I am particularly troubled with the overall tenor of your article characterizing Justice Sotomayor as a “zealot advocate for multinational business” and an “easy out for progressives around the Sotomayor nomination is to waste all their time and oxygen debating Republicans, ridiculing and refuting their racism.” I am a progressive and I wholeheartedly reject your advice. Justice Sotomayor is reflective of the Puerto Rican/Latino experience in the United States. I would submit to you Mr. Dixon that recognizing a community’s leadership is about “respect” and I view your article as disrespectful and a cavalier dismissal of our historical experience.
As a New York born Puerto Rican I have spent a large part of my life organizing in the Latino community and struggling to build bridges between Latinos and African Americans. From the struggles against police brutality, to the Jackson campaign in 1984 and 1988, to support for the election of Mayor Dinkins, to the endorsement of candidate Obama for the Presidency who received 67 percent of the Latino vote. It is in the interest of both African Americans and Latinos to continue to cement the historical alliance between our communities and against the white supremacy that has relegated both our communities to the bottom of the economic ladder. “Sticking it” to our leaders and refusing to recognize the different levels of our “racialization” of our respective communities does not lend itself to that goal. It instead diminishes solidarity, weakens alliances, and deprives our communities of the benefits of sharing experiences.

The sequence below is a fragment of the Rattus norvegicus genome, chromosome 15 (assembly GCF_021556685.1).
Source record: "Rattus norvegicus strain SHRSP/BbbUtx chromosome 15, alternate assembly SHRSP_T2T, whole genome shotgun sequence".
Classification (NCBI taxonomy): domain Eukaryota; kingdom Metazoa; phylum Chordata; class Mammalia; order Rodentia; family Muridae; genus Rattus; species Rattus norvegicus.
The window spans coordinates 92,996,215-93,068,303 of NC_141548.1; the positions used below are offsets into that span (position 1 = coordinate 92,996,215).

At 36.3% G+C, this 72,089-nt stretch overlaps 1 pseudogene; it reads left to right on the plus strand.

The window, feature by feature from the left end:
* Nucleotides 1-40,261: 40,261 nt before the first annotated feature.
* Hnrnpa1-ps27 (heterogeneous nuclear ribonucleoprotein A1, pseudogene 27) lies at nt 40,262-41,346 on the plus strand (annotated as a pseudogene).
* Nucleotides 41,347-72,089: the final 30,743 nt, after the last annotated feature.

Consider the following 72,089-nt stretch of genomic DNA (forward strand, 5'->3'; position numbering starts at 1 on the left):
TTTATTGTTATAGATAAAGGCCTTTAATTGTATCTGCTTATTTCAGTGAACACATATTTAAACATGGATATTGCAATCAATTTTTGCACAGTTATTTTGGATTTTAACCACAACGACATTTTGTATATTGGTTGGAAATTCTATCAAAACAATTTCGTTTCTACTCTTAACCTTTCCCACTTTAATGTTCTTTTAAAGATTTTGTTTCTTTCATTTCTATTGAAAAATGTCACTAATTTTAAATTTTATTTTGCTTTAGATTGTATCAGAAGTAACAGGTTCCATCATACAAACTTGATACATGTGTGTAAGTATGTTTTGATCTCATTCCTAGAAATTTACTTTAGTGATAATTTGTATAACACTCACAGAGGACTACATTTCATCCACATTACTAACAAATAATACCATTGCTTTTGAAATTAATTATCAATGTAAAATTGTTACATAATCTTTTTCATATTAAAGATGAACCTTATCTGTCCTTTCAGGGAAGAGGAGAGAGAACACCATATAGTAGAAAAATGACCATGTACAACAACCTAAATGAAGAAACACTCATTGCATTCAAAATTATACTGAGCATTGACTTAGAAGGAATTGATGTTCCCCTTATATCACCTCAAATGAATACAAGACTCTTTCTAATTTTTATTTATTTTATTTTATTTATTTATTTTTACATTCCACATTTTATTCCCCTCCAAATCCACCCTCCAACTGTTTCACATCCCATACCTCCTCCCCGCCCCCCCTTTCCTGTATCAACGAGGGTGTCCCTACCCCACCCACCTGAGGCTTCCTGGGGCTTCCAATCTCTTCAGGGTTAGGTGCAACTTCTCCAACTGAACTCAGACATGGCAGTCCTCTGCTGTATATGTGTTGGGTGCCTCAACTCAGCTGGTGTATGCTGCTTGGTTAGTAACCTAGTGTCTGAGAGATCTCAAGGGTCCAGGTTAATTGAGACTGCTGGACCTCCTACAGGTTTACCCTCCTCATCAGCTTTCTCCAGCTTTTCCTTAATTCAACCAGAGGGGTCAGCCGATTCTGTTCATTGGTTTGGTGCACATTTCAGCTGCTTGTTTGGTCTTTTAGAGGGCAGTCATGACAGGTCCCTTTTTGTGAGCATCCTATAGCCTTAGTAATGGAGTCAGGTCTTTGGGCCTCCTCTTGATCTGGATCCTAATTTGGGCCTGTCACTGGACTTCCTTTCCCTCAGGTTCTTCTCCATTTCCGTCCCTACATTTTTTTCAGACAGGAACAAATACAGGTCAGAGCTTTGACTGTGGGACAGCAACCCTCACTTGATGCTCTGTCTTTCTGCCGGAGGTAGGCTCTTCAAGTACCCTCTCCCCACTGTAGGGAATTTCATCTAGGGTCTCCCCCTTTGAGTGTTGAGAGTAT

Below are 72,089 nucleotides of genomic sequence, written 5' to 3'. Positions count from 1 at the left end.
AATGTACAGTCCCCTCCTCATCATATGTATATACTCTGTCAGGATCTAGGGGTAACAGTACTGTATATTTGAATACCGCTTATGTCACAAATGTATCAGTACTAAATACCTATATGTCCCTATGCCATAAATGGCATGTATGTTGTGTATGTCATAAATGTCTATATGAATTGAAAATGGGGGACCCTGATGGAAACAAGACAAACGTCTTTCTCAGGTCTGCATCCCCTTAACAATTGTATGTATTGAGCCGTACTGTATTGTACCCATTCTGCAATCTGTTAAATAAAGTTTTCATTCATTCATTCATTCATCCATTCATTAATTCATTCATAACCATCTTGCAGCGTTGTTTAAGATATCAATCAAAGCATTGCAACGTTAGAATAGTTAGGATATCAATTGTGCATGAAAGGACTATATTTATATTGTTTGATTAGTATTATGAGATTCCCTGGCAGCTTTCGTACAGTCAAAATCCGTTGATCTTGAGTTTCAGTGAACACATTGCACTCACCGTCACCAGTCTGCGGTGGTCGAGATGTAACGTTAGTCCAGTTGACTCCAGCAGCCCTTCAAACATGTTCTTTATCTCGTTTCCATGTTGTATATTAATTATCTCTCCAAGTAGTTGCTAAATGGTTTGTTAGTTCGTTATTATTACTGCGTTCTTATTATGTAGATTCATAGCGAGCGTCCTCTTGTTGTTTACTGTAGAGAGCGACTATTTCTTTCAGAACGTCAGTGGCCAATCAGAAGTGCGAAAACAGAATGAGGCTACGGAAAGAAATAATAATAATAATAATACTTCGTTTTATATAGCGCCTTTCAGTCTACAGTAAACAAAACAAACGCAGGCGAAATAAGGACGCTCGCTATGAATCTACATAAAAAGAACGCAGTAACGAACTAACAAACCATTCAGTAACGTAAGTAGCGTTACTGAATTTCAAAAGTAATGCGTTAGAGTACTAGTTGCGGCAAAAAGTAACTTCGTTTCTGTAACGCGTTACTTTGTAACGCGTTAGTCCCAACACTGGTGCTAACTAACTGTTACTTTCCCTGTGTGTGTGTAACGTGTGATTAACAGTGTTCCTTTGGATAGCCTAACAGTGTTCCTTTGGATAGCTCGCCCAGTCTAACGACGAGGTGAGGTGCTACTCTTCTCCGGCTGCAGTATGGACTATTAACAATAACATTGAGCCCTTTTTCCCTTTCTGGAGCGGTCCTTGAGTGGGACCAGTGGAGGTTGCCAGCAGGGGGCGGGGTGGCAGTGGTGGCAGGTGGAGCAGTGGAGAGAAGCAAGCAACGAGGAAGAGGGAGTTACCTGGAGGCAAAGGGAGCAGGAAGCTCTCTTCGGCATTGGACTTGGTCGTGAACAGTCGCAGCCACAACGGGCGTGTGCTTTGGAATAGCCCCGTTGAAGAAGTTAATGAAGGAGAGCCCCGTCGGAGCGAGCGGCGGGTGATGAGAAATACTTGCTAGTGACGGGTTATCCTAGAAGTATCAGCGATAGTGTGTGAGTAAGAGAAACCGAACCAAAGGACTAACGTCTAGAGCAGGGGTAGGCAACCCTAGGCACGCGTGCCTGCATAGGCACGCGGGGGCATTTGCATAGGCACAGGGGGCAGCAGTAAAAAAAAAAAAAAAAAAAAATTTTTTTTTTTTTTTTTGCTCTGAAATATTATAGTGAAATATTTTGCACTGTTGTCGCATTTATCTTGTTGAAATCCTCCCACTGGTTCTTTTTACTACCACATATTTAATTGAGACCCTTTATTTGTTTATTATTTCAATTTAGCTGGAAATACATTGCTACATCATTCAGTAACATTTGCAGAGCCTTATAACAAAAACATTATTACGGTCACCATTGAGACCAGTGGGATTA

As a regular reader of BAR I have enormous appreciation for the insight your publication has on issues of importance to all communities of color. I have read with interest your critiques of President Obama and embrace of Rosa Clemente’s candidacy as the first Afro-Puerto Rican Vice-Presidential candidate for the Green Party. That is why I was bitterly disappointed at your blind spot on the importance of the nomination of Sotomayor as “historical milestone.” The first African American President nominating the first Latina to the U.S. Supreme Court is reflective of a new Black-Brown paradigm in America where all contributions are fully recognized. We must bring together the legacies of those “those who picked cotton and those that cut sugar cane.” However, with all due respect, this will not be accomplished by promoting anti-Latino sentiments in the mainstream press.
Howard Jordan, host
The Jordan Journal
WBAI-Pacifica

7th Annual NYC Brides March Against Domestic Violence, Wed 26 sep

Friday, September 21st, 2007
New York Latinas Against Domestic Violence
c/o Violence Intervention Program, Inc.
P.O. Box 1161 New York, NY 10035
(212) 410-9080
www.nylatinasagainstdv.org

For Immediate Release
September 25, 2007

Contacts:
Antonieta Gimeno (646) 672-1404, cell 917-981-1625
Janice Cruz (646) 672-1404

Seventh Annual NYC Brides’ March Against Domestic Violence
Wednesday, September 26, 2007